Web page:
This is an article from the September-October 1996 issue: The Future of the Frontier Mission Movement

Editorial Comment

Editorial Comment

Dear Reader,

Modestly, this is the most important issue of this bulletin which you have ever held in your hands.

Why? It's not due to any special virtue of ours.

Then why? Because to an awesome, serious degree Christian mission thus far has dead-ended in these three major blocs: Hindus, Muslims, and Buddhists--and, I don't think we are facing this fact very effectively.

Do you know what? There is no use talking about year-2000 goals unless we address this precise issue.

Thus, don't you see? Nothing can be more important than figuring out why more than half of the human race is still not Christian--and we are not even making progress!

This issue of Mission Frontiers deals with two things: CONTENT of message through page 18, and METHOD of approach beyond that. But, there is no use achieving an outstanding method if our content does not do the job. So let's be sure.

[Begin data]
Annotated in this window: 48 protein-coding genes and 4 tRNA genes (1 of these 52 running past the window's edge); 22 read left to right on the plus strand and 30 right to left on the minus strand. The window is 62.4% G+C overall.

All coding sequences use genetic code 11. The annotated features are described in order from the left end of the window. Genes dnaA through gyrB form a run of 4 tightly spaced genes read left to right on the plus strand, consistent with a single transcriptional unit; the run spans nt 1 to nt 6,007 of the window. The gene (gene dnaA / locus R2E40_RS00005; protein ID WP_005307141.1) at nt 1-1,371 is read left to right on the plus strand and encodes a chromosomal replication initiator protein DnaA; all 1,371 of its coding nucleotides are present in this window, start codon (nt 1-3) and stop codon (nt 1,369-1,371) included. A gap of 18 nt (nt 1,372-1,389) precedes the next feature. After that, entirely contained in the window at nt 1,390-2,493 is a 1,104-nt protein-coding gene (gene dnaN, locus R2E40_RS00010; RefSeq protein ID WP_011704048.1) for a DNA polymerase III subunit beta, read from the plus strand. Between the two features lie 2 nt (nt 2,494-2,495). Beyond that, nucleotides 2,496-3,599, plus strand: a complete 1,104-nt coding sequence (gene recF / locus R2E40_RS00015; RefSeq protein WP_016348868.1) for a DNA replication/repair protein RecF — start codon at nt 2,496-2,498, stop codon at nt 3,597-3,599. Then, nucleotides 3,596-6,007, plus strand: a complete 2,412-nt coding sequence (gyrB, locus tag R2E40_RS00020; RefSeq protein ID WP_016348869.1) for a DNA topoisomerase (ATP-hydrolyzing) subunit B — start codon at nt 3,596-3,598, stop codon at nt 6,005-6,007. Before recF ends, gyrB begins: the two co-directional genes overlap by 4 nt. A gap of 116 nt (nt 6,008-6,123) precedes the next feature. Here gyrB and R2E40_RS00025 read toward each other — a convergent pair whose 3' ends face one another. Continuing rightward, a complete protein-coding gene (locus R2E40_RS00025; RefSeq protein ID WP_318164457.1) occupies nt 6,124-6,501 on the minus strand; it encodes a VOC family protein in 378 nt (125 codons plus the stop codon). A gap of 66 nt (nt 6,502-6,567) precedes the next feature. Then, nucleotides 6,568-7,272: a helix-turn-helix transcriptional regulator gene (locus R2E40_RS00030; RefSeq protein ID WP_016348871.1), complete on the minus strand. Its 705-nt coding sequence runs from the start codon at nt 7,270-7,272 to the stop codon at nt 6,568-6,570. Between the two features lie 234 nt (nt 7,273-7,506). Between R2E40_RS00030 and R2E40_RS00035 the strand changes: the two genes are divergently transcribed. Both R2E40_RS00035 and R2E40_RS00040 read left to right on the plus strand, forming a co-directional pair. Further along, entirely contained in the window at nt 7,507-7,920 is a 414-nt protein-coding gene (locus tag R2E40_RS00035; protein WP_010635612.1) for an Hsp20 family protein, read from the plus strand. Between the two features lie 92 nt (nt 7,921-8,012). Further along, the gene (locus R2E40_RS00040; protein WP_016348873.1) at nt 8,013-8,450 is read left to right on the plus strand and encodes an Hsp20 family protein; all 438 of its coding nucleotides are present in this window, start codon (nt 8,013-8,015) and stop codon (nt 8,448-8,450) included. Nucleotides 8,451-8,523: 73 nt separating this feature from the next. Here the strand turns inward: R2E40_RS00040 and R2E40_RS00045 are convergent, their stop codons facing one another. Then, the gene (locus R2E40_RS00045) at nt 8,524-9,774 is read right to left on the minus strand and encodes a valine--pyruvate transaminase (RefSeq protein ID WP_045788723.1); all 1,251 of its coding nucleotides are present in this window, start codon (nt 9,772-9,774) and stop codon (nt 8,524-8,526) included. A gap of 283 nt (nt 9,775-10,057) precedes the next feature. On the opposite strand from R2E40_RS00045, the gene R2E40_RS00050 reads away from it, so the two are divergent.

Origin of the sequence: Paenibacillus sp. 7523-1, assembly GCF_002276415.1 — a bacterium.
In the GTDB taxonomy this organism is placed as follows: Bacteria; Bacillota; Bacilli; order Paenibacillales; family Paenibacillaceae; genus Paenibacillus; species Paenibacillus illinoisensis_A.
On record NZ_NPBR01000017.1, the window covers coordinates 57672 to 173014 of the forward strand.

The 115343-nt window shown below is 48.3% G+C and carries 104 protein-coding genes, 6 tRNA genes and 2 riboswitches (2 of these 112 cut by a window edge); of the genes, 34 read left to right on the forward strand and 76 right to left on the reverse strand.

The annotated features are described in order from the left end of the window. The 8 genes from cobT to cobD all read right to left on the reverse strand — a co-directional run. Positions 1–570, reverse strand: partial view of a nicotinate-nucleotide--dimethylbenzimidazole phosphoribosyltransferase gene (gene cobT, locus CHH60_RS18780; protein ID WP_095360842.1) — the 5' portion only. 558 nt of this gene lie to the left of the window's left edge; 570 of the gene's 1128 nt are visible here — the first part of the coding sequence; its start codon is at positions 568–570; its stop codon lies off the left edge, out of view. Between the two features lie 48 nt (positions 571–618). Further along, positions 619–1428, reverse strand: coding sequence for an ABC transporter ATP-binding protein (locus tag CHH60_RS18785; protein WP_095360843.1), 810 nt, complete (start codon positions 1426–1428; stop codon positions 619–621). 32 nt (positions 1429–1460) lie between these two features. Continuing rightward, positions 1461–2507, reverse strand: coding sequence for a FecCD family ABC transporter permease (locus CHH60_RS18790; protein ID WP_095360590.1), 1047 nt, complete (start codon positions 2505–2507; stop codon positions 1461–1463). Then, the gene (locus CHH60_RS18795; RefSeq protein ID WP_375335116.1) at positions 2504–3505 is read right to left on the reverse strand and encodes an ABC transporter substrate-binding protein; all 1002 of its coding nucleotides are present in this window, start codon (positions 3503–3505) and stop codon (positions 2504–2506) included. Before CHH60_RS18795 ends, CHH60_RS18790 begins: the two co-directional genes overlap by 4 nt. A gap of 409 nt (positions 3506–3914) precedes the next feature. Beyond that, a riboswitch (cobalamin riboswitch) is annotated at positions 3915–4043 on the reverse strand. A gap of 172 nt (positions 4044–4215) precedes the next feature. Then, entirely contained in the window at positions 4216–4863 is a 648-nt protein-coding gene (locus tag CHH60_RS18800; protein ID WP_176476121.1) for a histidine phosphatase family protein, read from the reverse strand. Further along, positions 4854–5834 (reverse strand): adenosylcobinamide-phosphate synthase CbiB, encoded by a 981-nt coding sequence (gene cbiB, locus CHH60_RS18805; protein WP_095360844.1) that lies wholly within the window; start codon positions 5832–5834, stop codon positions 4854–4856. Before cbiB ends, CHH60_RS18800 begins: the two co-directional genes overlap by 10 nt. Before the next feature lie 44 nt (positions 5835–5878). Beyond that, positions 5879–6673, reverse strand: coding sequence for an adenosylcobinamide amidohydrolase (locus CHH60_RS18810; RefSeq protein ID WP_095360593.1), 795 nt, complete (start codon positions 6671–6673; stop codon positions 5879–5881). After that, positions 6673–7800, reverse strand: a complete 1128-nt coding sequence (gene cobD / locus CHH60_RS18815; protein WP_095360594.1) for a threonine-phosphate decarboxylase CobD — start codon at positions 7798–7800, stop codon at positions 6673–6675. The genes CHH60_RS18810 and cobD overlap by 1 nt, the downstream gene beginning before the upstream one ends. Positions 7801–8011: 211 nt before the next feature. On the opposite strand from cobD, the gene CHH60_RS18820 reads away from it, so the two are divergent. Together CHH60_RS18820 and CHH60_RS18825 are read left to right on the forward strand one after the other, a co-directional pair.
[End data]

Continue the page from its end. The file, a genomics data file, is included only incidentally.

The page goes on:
Scary Possibility?

For example, our methods of jump-starting hoards of young people and thousands of churches will not of itself do the job if what they are going "overseas" to do won't work. Hitting a nail harder won't do if it has no point. What am I really saying? This is scary…

Step back a second--no, step back exactly 900 years. Take a "time machine" back to the summer of 1096. The Christian movement was really gaining steam in Europe, and Peter the Hermit was preaching his heart out far and wide, "Let's go after the Muslims and retake the Holy City." This movement was the forerunner of the "First Crusade." What happend when Peter the Hermit jump-started masses? Mobs foraging east ravaged both Christian and Jewish communities enroute but never even got to the Muslims! However, by September (of 1096) a well-organized crusade was under way. Of all later crusades it was the only one to "succeed" in wresting control away from Muslims. But what did it DO to the Muslims? Win them?

Looking back, Muslims have been the caretakers of Jerusalem for a total of 1,300 years, longer and more tolerantly than anyone else. By contrast, when this First Crusade finally took Jerusalem the "praying" Crusaders slaughtered Muslims by the thousands.